Can Blood from Young People Slow Aging? Silicon Valley Has Bet Billions It Will

Although the vast majority of these efforts remain in preclinical development, several have recently entered FDA trials and could potentially hit the market in a few years. Some are already appearing on the gray market, raising concerns that hucksters are peddling anti-aging snake oil. Others, meanwhile, worry what might happen if these drugs actually do deliver on their promise: Will poor young people be coerced into selling their blood to elderly billionaires? Will magical anti-aging pills become the province of the Park Avenue and Hollywood rich, like facelifts, hair plugs and botox injections? Will the rest of us senile peasants be forced to watch them age backwards as we are left to wither and die?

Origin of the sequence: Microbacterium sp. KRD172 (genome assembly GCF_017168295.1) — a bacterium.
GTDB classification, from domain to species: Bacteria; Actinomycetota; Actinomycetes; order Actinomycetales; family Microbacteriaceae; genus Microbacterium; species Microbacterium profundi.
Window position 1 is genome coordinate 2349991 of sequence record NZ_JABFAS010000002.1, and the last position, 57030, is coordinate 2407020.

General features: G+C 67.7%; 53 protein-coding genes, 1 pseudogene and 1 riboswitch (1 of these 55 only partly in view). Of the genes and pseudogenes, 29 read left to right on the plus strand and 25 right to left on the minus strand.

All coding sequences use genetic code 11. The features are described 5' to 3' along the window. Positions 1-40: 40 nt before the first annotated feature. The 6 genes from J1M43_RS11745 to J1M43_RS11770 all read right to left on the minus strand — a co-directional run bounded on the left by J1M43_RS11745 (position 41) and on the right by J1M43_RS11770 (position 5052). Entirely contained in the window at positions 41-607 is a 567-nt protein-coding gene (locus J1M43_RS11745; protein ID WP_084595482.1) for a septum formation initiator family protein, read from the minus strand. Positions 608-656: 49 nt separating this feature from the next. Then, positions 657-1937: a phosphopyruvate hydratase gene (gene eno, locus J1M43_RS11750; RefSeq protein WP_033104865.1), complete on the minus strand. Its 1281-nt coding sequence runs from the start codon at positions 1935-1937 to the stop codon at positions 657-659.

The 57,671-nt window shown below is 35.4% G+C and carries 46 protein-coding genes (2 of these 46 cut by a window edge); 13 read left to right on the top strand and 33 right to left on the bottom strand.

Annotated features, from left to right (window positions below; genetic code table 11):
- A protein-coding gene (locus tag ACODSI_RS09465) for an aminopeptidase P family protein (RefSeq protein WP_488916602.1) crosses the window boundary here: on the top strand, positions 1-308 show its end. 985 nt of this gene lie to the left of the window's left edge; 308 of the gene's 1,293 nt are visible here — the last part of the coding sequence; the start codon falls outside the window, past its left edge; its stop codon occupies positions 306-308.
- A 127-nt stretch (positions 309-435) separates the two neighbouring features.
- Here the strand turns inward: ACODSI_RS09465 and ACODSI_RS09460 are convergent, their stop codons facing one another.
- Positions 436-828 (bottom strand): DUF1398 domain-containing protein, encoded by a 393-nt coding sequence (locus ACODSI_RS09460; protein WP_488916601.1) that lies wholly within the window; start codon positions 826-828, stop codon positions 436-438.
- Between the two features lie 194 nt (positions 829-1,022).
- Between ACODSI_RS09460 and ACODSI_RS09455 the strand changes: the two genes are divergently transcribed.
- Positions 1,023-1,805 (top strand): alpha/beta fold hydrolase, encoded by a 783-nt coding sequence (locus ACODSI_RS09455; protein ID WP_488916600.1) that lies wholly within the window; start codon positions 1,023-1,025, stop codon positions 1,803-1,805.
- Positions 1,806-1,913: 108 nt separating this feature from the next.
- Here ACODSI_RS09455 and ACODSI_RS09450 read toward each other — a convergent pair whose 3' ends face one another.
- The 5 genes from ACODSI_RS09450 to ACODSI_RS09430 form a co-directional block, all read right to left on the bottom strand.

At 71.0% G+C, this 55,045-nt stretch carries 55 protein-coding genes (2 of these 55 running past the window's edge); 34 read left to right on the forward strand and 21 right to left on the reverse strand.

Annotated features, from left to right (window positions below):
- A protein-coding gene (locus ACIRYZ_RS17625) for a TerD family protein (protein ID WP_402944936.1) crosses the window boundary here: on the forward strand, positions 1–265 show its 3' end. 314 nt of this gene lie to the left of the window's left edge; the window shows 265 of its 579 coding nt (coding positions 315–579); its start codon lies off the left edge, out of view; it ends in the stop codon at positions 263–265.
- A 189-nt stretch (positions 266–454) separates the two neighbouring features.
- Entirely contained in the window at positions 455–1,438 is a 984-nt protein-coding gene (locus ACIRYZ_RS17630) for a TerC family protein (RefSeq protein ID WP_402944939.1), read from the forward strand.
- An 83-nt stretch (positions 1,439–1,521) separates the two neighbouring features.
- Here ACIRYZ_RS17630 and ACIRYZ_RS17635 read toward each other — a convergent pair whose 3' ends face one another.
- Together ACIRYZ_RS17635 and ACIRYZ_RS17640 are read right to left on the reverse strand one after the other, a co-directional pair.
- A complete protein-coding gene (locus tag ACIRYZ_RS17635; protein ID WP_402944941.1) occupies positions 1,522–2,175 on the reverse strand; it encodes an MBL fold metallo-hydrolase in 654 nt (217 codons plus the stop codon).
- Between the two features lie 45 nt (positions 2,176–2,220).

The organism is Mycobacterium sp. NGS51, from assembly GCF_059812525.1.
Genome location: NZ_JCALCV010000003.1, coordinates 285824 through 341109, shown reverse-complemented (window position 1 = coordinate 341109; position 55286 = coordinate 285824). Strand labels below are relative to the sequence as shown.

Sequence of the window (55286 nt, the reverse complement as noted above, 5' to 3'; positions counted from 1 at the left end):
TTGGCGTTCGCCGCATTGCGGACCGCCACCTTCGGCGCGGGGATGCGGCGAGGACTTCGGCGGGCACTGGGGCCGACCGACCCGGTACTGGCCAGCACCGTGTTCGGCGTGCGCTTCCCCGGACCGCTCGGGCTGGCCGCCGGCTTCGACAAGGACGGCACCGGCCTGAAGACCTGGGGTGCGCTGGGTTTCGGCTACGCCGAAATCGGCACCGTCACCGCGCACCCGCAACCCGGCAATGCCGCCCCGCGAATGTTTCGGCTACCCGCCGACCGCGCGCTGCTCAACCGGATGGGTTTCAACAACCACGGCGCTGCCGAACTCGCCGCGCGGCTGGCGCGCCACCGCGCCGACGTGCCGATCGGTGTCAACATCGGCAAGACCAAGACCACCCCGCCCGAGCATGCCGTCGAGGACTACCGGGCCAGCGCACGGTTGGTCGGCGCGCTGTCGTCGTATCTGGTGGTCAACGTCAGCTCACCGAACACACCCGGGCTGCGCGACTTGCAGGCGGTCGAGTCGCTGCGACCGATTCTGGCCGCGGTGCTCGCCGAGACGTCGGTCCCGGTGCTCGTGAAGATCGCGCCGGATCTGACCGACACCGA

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If scientists are ultimately successful, hacking aging will raise troubling ethical questions, particularly when it comes to young blood. In the wake of those early papers, the popular television series Silicon Valley featured an episode in which a well-heeled dotcom billionaire had his own “blood boy” follow him around to provide transfusions. “The idea that only old, rich people can afford young blood is just uncomfortable,” Barzilai says.

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